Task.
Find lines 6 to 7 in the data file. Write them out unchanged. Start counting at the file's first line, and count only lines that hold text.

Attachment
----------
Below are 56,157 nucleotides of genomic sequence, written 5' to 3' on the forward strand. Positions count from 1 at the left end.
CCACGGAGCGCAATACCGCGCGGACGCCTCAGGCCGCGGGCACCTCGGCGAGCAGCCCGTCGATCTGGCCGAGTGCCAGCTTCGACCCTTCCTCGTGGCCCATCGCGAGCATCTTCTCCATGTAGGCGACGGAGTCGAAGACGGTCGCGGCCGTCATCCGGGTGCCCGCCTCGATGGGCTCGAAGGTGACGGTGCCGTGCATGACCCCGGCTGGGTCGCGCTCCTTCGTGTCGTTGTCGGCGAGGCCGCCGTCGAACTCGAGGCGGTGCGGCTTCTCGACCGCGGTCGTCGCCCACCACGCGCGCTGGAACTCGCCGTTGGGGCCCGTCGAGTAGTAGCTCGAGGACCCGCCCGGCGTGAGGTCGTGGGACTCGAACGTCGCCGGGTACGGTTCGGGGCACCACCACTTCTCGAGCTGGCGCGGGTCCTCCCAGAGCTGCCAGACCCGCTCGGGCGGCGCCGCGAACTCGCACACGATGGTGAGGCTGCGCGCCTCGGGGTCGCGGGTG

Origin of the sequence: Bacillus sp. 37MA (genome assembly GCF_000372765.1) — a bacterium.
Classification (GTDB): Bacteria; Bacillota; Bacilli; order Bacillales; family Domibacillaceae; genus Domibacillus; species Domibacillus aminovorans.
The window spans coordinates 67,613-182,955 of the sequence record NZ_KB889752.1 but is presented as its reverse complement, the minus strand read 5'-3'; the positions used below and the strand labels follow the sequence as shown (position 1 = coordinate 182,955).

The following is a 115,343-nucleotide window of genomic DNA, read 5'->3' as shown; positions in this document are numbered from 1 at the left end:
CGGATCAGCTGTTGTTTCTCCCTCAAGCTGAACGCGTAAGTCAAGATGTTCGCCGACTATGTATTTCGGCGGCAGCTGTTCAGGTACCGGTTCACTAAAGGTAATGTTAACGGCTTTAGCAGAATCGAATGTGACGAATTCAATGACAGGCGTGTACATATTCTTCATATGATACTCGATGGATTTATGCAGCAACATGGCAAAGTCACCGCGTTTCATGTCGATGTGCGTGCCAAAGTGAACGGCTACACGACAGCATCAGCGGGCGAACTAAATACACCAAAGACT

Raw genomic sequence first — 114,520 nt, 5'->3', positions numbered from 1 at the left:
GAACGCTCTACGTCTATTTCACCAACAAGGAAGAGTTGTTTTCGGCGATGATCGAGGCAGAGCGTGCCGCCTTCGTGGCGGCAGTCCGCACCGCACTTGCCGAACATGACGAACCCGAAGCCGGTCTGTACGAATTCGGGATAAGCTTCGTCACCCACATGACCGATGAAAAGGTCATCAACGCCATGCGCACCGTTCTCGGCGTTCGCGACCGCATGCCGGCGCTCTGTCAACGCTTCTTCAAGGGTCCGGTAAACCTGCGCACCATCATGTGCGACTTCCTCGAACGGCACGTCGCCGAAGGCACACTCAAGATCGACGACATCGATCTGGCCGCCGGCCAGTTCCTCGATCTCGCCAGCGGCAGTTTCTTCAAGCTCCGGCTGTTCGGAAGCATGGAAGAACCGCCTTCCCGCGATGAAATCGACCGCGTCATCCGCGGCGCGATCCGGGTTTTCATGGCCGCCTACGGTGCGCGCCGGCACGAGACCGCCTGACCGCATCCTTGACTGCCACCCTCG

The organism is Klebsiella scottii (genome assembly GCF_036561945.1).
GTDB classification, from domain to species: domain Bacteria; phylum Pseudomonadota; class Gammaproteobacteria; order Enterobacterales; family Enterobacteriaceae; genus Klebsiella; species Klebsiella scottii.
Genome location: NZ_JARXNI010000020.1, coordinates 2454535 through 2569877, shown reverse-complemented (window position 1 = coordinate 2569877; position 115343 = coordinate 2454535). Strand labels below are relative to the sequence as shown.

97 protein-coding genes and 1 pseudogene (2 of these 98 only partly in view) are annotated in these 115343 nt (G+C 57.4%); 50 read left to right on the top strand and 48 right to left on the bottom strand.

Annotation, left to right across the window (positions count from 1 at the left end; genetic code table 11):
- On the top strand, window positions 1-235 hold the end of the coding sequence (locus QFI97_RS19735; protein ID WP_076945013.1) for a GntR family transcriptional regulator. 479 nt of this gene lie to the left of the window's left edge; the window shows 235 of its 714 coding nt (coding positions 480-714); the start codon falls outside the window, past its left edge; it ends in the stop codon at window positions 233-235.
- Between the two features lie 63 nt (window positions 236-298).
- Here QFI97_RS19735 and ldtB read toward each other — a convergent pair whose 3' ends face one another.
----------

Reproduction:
The following is a 115,343-nucleotide window of genomic DNA, read 5'->3' as shown; positions in this document are numbered from 1 at the left end:
CGGATCAGCTGTTGTTTCTCCCTCAAGCTGAACGCGTAAGTCAAGATGTTCGCCGACTATGTATTTCGGCGGCAGCTGTTCAGGTACCGGTTCACTAAAGGTAATGTTAACGGCTTTAGCAGAATCGAATGTGACGAATTCAATGACAGGCGTGTACATATTCTTCATATGATACTCGATGGATTTATGCAGCAACATGGCAAAGTCACCGCGTTTCATGTCGATGTGCGTGCCAAAGTGAACGGCTACACGACAGCATCAGCGGGCGAACTAAATACACCAAAGACT